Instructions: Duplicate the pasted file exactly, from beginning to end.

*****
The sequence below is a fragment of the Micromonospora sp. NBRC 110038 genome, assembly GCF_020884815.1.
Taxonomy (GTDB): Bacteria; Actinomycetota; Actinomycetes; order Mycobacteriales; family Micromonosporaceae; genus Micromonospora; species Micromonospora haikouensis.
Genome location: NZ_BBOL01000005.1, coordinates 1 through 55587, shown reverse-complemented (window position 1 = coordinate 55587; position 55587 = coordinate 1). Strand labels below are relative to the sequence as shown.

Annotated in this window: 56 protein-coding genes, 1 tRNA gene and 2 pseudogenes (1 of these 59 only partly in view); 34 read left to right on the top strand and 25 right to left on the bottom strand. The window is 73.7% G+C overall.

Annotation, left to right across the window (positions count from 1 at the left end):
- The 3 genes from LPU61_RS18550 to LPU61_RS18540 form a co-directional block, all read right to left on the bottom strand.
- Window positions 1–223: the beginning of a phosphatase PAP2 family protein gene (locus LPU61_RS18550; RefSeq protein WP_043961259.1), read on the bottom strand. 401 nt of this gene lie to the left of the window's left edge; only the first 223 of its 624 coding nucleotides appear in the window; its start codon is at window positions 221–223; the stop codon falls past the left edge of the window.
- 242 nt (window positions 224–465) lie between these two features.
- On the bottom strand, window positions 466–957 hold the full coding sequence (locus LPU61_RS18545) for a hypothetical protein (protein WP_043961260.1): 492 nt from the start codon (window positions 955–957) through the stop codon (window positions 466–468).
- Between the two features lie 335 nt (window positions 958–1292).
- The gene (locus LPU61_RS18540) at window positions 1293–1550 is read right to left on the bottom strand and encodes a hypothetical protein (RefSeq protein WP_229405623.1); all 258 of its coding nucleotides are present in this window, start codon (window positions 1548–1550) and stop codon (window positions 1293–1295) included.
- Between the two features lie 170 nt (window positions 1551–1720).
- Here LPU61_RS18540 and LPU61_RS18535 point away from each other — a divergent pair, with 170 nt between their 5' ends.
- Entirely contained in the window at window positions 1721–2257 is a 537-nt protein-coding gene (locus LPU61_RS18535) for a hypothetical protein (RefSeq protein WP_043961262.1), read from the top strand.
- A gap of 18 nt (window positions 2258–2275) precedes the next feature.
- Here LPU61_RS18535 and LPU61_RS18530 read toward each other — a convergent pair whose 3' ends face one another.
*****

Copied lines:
The sequence below is a fragment of the Micromonospora sp. NBRC 110038 genome, assembly GCF_020884815.1.
Taxonomy (GTDB): Bacteria; Actinomycetota; Actinomycetes; order Mycobacteriales; family Micromonosporaceae; genus Micromonospora; species Micromonospora haikouensis.
Genome location: NZ_BBOL01000005.1, coordinates 1 through 55587, shown reverse-complemented (window position 1 = coordinate 55587; position 55587 = coordinate 1). Strand labels below are relative to the sequence as shown.

Annotated in this window: 56 protein-coding genes, 1 tRNA gene and 2 pseudogenes (1 of these 59 only partly in view); 34 read left to right on the top strand and 25 right to left on the bottom strand. The window is 73.7% G+C overall.

Annotation, left to right across the window (positions count from 1 at the left end):
- The 3 genes from LPU61_RS18550 to LPU61_RS18540 form a co-directional block, all read right to left on the bottom strand.
- Window positions 1–223: the beginning of a phosphatase PAP2 family protein gene (locus LPU61_RS18550; RefSeq protein WP_043961259.1), read on the bottom strand. 401 nt of this gene lie to the left of the window's left edge; only the first 223 of its 624 coding nucleotides appear in the window; its start codon is at window positions 221–223; the stop codon falls past the left edge of the window.
- 242 nt (window positions 224–465) lie between these two features.
- On the bottom strand, window positions 466–957 hold the full coding sequence (locus LPU61_RS18545) for a hypothetical protein (protein WP_043961260.1): 492 nt from the start codon (window positions 955–957) through the stop codon (window positions 466–468).
- Between the two features lie 335 nt (window positions 958–1292).
- The gene (locus LPU61_RS18540) at window positions 1293–1550 is read right to left on the bottom strand and encodes a hypothetical protein (RefSeq protein WP_229405623.1); all 258 of its coding nucleotides are present in this window, start codon (window positions 1548–1550) and stop codon (window positions 1293–1295) included.
- Between the two features lie 170 nt (window positions 1551–1720).
- Here LPU61_RS18540 and LPU61_RS18535 point away from each other — a divergent pair, with 170 nt between their 5' ends.
- Entirely contained in the window at window positions 1721–2257 is a 537-nt protein-coding gene (locus LPU61_RS18535) for a hypothetical protein (RefSeq protein WP_043961262.1), read from the top strand.
- A gap of 18 nt (window positions 2258–2275) precedes the next feature.
- Here LPU61_RS18535 and LPU61_RS18530 read toward each other — a convergent pair whose 3' ends face one another.